Irish musician Ken Griffin has been living in New York for the best part of two decades now. During that time he has had a couple of periods playing with bands, such as Kid Silver and Favourite Sons, but he has been mostly getting by as a bar man.
“I’ve basically been owned by the New York night now for 20 years,” he quips.
Even so, the city sustains him and continues to excite him as much now as when he first arrived here “There was just an energy here,” he explains, “and in Dublin at the time it was pretty grey. There wasn’t really much of a music scene. It’s not like it is now at all. New York just excited me and it made me feel awake.
“There’s something about New York and its nightlife that just satisfies you. It’s almost like art in itself. I don’t know. I just kind of find it inspiring and satisfying.”
Griffin’s first forays to New York City were made while his band Rollerskate Skinny were beginning their implosion during the making of the ambitious Horsedrawn Wishes album.
“I think very few bands survive that kind of total commitment,” he says with a bone dry laugh, “and madness that we had at the time. When you get into the studio whoever pushes themselves harder kinda gets their say and I decided to push myself pretty hard on that album. So I ended up pretty isolated in the band. And it was clear we weren’t going to survive. I wanted to move to New York and the guys wanted to stay in Dublin, so… “
Taking their cue from the dense production methods of acts like Public Enemy, Rollerskate Skinny ran counter to the prevailing mid-90s orthodoxy of Britpop. The reputation of their albums Shoulder Voices and Horsedrawn Wishes has only grown and Griffin’s revelation that alternative takes exists of a handful of songs from the latter album will only serve to excite fans as the 20th anniversary of the album approaches next year.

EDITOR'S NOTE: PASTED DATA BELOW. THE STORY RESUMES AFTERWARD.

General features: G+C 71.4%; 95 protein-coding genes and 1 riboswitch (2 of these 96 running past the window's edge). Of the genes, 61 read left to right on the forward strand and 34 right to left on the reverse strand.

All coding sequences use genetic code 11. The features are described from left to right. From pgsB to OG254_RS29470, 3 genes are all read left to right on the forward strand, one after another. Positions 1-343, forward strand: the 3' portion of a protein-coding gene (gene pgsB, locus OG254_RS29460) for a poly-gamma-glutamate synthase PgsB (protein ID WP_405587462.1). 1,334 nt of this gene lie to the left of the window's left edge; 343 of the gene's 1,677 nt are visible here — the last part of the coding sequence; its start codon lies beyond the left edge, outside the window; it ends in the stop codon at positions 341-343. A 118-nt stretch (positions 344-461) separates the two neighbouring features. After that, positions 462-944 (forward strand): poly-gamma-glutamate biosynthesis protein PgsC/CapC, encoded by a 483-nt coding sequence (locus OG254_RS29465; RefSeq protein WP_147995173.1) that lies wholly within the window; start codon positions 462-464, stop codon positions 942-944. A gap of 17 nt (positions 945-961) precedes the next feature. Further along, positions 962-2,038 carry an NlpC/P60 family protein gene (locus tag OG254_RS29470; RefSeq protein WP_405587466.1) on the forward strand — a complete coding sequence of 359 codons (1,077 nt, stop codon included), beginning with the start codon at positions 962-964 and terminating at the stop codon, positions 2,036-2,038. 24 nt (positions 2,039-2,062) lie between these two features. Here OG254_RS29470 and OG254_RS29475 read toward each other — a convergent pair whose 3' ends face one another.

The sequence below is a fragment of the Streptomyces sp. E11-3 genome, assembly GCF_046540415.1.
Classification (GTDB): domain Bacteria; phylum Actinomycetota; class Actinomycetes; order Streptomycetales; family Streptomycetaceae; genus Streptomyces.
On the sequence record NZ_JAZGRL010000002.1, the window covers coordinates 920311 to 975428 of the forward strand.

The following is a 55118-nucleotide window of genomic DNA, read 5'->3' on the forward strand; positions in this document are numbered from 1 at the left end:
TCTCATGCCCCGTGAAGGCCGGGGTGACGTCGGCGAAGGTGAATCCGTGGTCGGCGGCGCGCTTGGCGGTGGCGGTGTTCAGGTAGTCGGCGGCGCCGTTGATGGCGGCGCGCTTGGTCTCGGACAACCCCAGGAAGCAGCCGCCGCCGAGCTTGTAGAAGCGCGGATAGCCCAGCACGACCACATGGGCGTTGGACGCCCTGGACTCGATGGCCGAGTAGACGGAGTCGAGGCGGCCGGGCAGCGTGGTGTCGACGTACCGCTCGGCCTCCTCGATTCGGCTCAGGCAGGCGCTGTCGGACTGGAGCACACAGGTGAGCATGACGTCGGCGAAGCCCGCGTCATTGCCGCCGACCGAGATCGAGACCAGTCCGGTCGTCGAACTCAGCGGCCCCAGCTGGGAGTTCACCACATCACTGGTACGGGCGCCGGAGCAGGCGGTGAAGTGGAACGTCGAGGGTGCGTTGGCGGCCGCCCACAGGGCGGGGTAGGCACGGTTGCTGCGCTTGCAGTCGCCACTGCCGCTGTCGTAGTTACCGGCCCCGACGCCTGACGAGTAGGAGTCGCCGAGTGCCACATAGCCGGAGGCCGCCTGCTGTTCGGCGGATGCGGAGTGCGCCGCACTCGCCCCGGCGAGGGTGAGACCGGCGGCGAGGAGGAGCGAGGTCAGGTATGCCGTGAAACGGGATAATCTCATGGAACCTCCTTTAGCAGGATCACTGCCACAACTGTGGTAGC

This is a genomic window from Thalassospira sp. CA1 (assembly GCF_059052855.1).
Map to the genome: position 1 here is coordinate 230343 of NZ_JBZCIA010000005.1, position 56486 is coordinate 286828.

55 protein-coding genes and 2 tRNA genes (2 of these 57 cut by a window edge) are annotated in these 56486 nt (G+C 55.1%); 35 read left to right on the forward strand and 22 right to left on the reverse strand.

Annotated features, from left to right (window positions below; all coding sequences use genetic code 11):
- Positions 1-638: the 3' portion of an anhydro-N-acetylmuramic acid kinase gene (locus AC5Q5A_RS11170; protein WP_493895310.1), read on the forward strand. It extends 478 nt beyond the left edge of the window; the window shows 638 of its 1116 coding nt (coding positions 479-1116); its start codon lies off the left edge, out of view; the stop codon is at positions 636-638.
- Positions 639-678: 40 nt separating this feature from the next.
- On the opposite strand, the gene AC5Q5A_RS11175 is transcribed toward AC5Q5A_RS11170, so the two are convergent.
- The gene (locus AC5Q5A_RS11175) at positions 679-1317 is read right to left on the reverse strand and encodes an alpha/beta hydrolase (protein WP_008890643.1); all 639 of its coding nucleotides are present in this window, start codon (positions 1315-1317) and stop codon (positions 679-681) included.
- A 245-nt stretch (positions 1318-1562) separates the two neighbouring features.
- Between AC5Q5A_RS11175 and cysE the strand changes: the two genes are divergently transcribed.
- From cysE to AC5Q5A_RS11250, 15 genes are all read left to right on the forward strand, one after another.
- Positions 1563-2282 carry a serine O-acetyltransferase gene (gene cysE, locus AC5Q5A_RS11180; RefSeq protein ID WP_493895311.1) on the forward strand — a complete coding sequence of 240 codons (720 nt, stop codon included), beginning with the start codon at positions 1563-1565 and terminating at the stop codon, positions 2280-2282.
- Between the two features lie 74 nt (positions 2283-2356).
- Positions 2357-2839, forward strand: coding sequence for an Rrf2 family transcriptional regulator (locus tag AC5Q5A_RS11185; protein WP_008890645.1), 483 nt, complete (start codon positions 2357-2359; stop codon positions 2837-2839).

Griffin is promising nothing. Right now he is immersed in his latest project August Wells, a two-piece comprising Griffin on guitar and pianist John Rauchenberger. Over songs that are stripped-down, wistful sounding and replete with strings and French horns, Griffin’s bruised vocals tell tales of heartbreak and regret.
Griffin initially planned for the album to be self-released but his friend and fellow New York resident Graham Finn, a former member of Cork bands Emperor of Ice Cream and Bass Odyssey, suggested he try Cork indie label FIFA Records.
Rauchenberger’s musical interests stem from experimental classical music and bebop jazz and Griffin takes delight from his total lack of interest in or knowledge of contemporary music from the last forty years.
“It’s kinda like playing with Thelonious Monk or something,” Griffin surmises. “I’m playing like three chords and singing and there’s this mad genius in the corner. It’s just a very exciting experience for me to feel pushed so I feel like I have to push my lyrics, push my voice. Push what I’m good at or what I think I’m good at and just leave the musicianship to him.”
It could be a winning combination.